Consider this a game designer orientation for Protospiel events. I learned some hard lessons along the way.

You can avoid the mistakes I made by thinking about these 5 things.


1. Give your game "Curb Appeal".

You will be competing with a lot of other games for player time and attention. Which would you rather play, a game handwritten on index cards or a game with fun clip art and clear typed text? 

Take some time to type and print out new components for your game. If you are using old beat up card sleeves, consider replacing them. Re-glue, paint, reprint, and touch up your game so it looks nice. Make a sign for your game that tells players the most important numbers for your game: # of Players, Play Time and Complexity. 


My favorite prototype game sign from Unpub 5.

My favorite prototype game sign from Unpub 5.

2. Play other designer's games.

It is good manners in the world of Protospiel to play other designer’s games. You are asking for other people’s valuable time, it is only fair that you give of your time as well. Try to split your time up roughly 50/50 so half the time you are playing other designers games.

An engaged designer playing your game will provide feedback that is of higher value than five regular players. Conversely, you will be exposed to novel solutions and ideas when you play other designer’s games. Protospiel can make your game improve by leaps and bounds if you get other designers to play your game.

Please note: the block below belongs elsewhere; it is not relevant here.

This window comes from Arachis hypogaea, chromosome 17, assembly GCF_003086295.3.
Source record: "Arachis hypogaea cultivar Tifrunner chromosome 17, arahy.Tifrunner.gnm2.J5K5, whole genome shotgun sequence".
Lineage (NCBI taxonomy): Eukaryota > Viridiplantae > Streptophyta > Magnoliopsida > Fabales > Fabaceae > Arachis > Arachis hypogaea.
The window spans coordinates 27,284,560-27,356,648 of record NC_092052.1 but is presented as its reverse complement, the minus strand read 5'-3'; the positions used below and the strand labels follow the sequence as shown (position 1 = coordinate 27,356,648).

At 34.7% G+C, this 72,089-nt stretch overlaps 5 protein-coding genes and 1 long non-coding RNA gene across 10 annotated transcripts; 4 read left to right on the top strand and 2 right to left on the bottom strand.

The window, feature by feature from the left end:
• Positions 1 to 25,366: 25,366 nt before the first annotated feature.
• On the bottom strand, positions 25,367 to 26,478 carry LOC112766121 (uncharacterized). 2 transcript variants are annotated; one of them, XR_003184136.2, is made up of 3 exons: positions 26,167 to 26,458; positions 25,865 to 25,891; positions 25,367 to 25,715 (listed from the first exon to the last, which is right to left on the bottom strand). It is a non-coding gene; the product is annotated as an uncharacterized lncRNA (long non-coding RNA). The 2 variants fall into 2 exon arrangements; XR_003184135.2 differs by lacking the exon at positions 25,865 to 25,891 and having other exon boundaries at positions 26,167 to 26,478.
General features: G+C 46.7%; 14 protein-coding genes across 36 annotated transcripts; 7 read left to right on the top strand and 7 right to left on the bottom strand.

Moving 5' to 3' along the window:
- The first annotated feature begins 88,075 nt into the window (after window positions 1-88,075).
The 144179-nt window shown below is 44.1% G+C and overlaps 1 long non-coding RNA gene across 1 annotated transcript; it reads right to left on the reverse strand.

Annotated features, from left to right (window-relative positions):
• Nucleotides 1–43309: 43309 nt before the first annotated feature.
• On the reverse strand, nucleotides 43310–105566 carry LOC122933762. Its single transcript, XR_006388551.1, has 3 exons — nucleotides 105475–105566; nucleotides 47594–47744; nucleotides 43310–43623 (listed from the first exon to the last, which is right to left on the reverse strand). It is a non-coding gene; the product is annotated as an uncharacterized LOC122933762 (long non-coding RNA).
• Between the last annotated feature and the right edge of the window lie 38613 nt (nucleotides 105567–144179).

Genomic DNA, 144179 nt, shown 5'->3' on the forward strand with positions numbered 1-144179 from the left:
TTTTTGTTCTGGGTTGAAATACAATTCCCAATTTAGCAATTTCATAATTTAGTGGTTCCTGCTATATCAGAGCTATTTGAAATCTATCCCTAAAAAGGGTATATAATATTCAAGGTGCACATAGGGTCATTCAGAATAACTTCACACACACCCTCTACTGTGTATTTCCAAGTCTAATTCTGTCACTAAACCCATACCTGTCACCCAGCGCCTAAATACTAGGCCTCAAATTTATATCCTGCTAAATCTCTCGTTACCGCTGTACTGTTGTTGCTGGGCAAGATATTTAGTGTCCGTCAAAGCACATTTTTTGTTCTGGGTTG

A game designer team up in action.

A game designer team up in action.


3. Use the Tag Table format to your advantage.

A Protospiel San Jose, and many Unpub events, each designer shares a table with another designer. You can divide the table time up between the two of you any way you want. I would suggest switching off very 2-4 hours. This gives you a chance to take some breaks, reflect on feedback, update your games and most importantly: play other designers games. 

Get to know your table mate and play their games. Consider taking turns making food runs. Ask your mate what other games you should play to for ideas to improve your own games. This is a community event, build your network.

4. Record Feedback for later review.

Most designers assume they will remember the feedback they are given. You won’t. It is not humanly possible given how many conversations you will have over the weekend. 

Record audio feedback using a voice recorder on your smart phone, and/or use a feedback form. Recorded audio feedback provides emotional context, tone of voice and inflection.

Consider using a written feedback form. Written feedback will get you more honest objective answers than just verbal feedback.


5. If your game is secret, take steps to protect it.

The volunteer staff can’t police players. Anybody is allowed to walk in off the street and play games. Players may have never been to an event like this before or know how things work. 

If your game is secret because of a license or other concern, please tell players before and after every game not to talk about your game online. Place a label on your game board or play area that says "Secret Game, Please do not Photograph."

Two of these signs are available to borrow from welcome table.

Two of these signs are available to borrow from welcome table.



My goal is to provide you with a good Protospiel experience. Follow this advice and your Protospiel journey will be a great one.

- Jeremy Commandeur